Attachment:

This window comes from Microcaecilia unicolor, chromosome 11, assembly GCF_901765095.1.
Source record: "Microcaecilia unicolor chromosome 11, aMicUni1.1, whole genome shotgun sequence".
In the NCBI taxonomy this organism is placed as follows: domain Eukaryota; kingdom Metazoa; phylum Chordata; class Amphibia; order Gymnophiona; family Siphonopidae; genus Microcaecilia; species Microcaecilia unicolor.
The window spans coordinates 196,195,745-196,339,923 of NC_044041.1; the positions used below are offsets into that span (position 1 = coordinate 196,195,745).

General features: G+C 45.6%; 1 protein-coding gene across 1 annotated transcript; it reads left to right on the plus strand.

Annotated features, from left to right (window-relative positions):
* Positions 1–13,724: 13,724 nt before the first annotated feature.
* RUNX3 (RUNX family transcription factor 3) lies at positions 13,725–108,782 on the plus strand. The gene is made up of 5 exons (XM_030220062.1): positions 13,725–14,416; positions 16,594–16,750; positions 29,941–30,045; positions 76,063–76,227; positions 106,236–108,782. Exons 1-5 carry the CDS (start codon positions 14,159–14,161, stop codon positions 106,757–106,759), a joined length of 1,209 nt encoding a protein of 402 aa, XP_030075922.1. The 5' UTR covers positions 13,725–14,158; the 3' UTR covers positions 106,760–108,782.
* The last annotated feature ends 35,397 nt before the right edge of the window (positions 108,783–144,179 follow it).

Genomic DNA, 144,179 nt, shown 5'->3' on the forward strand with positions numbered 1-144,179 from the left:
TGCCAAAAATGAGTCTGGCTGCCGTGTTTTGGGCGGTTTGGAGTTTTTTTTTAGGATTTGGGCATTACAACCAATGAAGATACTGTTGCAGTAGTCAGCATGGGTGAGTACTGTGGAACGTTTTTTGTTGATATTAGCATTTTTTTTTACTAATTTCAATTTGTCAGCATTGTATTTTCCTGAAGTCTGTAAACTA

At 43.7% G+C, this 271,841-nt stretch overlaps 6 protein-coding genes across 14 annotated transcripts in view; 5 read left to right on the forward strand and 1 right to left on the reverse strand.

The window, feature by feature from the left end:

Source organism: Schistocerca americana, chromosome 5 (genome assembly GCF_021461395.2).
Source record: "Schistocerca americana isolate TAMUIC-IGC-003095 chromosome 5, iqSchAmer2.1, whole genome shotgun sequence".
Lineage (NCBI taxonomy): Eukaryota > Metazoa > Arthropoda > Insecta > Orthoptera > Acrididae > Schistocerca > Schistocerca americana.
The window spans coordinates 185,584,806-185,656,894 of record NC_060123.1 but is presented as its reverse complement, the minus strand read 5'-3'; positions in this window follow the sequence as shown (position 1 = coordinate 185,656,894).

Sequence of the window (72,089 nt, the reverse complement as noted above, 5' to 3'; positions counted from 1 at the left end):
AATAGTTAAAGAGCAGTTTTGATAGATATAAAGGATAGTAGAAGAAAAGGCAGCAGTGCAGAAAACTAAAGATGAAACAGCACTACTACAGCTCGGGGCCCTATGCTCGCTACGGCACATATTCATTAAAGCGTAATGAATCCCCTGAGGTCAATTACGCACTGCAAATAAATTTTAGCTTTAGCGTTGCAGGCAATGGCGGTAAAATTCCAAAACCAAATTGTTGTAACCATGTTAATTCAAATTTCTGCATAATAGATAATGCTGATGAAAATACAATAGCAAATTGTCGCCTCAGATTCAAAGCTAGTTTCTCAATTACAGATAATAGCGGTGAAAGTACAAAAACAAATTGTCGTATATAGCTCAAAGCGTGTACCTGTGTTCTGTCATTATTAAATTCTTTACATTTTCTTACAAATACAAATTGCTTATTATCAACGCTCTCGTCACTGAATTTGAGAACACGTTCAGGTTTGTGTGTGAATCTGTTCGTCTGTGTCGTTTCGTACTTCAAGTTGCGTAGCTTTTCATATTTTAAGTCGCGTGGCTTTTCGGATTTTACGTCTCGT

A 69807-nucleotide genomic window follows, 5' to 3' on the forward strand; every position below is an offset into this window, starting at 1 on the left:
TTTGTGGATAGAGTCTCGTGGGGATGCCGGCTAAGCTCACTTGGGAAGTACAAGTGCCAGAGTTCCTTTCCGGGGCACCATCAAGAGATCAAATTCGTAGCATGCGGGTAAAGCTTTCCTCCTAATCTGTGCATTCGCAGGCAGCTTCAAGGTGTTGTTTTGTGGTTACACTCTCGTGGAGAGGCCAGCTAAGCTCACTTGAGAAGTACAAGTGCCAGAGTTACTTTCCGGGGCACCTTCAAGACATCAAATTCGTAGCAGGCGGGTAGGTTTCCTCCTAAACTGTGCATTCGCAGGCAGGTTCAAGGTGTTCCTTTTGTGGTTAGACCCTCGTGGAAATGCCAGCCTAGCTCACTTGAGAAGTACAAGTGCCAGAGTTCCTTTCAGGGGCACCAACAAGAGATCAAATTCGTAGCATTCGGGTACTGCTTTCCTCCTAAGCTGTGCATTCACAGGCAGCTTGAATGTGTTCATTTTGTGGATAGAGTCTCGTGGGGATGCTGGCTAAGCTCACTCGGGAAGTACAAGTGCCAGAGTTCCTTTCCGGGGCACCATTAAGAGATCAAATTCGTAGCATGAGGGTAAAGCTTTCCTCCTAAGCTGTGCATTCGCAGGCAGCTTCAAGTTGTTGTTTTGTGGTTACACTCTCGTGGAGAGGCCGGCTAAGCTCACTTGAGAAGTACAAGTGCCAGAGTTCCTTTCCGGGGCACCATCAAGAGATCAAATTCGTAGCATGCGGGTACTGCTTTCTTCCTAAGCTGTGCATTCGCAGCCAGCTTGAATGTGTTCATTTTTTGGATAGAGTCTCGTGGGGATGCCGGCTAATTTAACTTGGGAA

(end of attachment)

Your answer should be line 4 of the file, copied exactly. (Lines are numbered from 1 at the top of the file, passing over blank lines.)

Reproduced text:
The window spans coordinates 196,195,745-196,339,923 of NC_044041.1; the positions used below are offsets into that span (position 1 = coordinate 196,195,745).